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Scientists have nicknamed them the “deadly dozen”: 12 diseases, lethal to humans and wildlife, that are increasing their geographical range.
Ebola, cholera, plague and sleeping sickness were among those identified yesterday by veterinary scientists from the Wildlife Conservation Society (WCS) as spreading across the planet because of climate change. The scientists said that wildlife could give an early warning of the approach of diseases and save millions of people.
Researchers called for wildlife monitoring systems to be set up around the globe to watch for signs of disease among animals before it spreads and kills people. Monitoring networks have already been introduced in parts of the world and have proved successful in saving lives.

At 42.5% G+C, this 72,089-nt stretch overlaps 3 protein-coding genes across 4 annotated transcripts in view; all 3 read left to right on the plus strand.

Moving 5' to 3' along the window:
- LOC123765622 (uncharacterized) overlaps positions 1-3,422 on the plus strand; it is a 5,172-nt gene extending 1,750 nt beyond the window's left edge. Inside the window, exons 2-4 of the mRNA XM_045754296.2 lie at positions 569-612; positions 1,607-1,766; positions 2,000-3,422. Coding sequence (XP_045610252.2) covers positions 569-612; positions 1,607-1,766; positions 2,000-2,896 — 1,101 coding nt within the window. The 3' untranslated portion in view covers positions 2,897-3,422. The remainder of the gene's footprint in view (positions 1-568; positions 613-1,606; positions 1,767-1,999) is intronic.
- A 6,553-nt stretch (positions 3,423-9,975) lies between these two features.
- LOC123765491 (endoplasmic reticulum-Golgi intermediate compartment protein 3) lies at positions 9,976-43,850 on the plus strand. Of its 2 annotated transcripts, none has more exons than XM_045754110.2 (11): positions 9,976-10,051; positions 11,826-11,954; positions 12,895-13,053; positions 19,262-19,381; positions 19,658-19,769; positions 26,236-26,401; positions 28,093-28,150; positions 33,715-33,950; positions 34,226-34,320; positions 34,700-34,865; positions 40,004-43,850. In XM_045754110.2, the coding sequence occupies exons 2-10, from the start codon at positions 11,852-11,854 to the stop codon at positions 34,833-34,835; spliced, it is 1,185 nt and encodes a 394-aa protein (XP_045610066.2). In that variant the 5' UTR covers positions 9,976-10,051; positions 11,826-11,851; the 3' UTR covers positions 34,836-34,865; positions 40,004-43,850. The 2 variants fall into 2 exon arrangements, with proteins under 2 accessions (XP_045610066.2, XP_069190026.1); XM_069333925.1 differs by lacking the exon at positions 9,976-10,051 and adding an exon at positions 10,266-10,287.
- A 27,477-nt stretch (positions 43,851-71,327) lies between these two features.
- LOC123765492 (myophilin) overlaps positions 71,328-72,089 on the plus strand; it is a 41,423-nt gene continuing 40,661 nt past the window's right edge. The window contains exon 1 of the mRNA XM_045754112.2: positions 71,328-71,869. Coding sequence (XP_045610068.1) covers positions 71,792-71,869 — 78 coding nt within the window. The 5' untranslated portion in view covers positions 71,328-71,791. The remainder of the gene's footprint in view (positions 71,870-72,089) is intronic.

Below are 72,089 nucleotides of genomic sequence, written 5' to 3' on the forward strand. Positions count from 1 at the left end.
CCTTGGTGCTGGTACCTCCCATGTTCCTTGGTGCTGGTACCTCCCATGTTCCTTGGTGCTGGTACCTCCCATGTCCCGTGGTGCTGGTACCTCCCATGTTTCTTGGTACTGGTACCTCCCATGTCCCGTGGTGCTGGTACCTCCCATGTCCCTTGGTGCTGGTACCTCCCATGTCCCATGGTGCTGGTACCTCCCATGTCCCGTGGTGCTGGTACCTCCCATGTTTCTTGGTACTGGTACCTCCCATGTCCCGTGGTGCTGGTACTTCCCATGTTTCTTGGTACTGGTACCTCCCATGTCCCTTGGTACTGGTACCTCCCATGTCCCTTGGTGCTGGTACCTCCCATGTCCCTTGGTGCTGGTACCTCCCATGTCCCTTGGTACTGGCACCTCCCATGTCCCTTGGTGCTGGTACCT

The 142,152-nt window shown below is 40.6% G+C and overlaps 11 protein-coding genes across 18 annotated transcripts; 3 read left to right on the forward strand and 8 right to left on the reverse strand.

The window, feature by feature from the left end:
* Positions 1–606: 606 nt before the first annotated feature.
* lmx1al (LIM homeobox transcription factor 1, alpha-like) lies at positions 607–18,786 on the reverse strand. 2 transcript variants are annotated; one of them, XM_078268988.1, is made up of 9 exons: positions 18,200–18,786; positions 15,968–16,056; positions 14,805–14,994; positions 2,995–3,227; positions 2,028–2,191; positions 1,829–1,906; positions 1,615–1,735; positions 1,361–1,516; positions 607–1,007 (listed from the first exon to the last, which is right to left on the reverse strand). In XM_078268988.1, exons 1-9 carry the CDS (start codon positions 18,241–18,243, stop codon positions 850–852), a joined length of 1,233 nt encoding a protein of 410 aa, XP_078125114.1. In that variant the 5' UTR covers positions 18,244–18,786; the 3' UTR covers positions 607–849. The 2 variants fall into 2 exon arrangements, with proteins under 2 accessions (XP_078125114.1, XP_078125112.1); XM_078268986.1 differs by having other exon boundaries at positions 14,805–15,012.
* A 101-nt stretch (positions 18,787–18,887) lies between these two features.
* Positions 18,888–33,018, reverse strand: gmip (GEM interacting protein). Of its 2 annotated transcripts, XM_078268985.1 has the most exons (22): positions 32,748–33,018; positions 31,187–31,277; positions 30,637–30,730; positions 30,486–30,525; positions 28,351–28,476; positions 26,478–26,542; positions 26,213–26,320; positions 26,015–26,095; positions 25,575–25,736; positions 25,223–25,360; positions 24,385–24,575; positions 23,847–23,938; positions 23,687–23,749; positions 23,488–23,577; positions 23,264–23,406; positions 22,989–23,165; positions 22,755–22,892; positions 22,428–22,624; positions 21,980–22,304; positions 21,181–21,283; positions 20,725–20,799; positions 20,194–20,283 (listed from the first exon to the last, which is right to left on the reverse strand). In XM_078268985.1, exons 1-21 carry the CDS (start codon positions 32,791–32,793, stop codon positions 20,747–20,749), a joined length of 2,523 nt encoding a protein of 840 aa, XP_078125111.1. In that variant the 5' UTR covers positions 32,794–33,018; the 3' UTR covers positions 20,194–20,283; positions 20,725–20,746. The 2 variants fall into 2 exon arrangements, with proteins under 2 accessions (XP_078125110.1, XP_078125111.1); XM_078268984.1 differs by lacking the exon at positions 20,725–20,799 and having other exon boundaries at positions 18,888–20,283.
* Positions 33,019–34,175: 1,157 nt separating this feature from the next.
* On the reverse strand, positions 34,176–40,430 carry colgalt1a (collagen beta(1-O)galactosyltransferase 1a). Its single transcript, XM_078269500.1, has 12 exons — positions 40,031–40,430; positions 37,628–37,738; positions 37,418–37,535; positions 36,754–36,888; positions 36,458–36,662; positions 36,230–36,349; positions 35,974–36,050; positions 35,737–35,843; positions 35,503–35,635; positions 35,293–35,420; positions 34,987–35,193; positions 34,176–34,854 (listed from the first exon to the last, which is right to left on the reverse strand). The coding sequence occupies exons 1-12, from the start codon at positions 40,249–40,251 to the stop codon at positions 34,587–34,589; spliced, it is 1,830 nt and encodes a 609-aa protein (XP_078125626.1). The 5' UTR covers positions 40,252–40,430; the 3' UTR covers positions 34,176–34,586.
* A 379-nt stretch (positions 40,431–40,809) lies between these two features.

William Karesh, of the WCS, told the International Union for the Conservation of Nature (IUCN) conference in Barcelona that there was increasing concern about the impact that climate change would have on the spread of disease. Changes in rainfall patterns and temperatures were known to have an effect, though the reason was not always clear, he said at the launch of the report, The Deadly Dozen.